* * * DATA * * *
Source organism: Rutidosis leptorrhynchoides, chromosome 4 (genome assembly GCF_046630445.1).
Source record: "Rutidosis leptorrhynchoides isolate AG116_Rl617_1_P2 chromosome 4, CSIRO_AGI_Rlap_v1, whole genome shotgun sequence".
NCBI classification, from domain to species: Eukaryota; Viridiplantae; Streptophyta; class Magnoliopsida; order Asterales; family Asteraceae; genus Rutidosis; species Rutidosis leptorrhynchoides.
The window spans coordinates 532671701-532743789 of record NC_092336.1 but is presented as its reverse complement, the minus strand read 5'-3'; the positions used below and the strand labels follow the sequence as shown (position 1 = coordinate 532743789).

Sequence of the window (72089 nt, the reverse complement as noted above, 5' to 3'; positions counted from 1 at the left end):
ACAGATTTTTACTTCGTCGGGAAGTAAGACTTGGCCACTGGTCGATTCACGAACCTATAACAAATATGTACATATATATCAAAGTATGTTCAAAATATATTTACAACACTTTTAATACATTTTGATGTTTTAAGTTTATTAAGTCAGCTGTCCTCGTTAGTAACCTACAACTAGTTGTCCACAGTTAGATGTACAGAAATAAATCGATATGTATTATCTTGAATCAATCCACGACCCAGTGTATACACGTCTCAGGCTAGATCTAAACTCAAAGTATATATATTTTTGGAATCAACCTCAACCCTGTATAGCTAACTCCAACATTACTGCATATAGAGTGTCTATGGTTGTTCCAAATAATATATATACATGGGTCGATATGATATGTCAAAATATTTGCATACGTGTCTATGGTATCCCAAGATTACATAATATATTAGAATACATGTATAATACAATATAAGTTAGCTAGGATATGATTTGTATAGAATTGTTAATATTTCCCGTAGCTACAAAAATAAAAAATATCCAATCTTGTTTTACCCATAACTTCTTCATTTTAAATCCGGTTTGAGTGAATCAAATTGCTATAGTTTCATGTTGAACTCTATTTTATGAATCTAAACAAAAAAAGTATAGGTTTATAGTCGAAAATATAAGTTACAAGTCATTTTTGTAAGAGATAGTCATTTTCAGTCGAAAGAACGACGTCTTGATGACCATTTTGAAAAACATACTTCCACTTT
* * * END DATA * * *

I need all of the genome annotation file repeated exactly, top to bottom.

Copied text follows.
Source organism: Rutidosis leptorrhynchoides, chromosome 4 (genome assembly GCF_046630445.1).
Source record: "Rutidosis leptorrhynchoides isolate AG116_Rl617_1_P2 chromosome 4, CSIRO_AGI_Rlap_v1, whole genome shotgun sequence".
NCBI classification, from domain to species: Eukaryota; Viridiplantae; Streptophyta; class Magnoliopsida; order Asterales; family Asteraceae; genus Rutidosis; species Rutidosis leptorrhynchoides.
The window spans coordinates 532671701-532743789 of record NC_092336.1 but is presented as its reverse complement, the minus strand read 5'-3'; the positions used below and the strand labels follow the sequence as shown (position 1 = coordinate 532743789).

Sequence of the window (72089 nt, the reverse complement as noted above, 5' to 3'; positions counted from 1 at the left end):
ACAGATTTTTACTTCGTCGGGAAGTAAGACTTGGCCACTGGTCGATTCACGAACCTATAACAAATATGTACATATATATCAAAGTATGTTCAAAATATATTTACAACACTTTTAATACATTTTGATGTTTTAAGTTTATTAAGTCAGCTGTCCTCGTTAGTAACCTACAACTAGTTGTCCACAGTTAGATGTACAGAAATAAATCGATATGTATTATCTTGAATCAATCCACGACCCAGTGTATACACGTCTCAGGCTAGATCTAAACTCAAAGTATATATATTTTTGGAATCAACCTCAACCCTGTATAGCTAACTCCAACATTACTGCATATAGAGTGTCTATGGTTGTTCCAAATAATATATATACATGGGTCGATATGATATGTCAAAATATTTGCATACGTGTCTATGGTATCCCAAGATTACATAATATATTAGAATACATGTATAATACAATATAAGTTAGCTAGGATATGATTTGTATAGAATTGTTAATATTTCCCGTAGCTACAAAAATAAAAAATATCCAATCTTGTTTTACCCATAACTTCTTCATTTTAAATCCGGTTTGAGTGAATCAAATTGCTATAGTTTCATGTTGAACTCTATTTTATGAATCTAAACAAAAAAAGTATAGGTTTATAGTCGAAAATATAAGTTACAAGTCATTTTTGTAAGAGATAGTCATTTTCAGTCGAAAGAACGACGTCTTGATGACCATTTTGAAAAACATACTTCCACTTT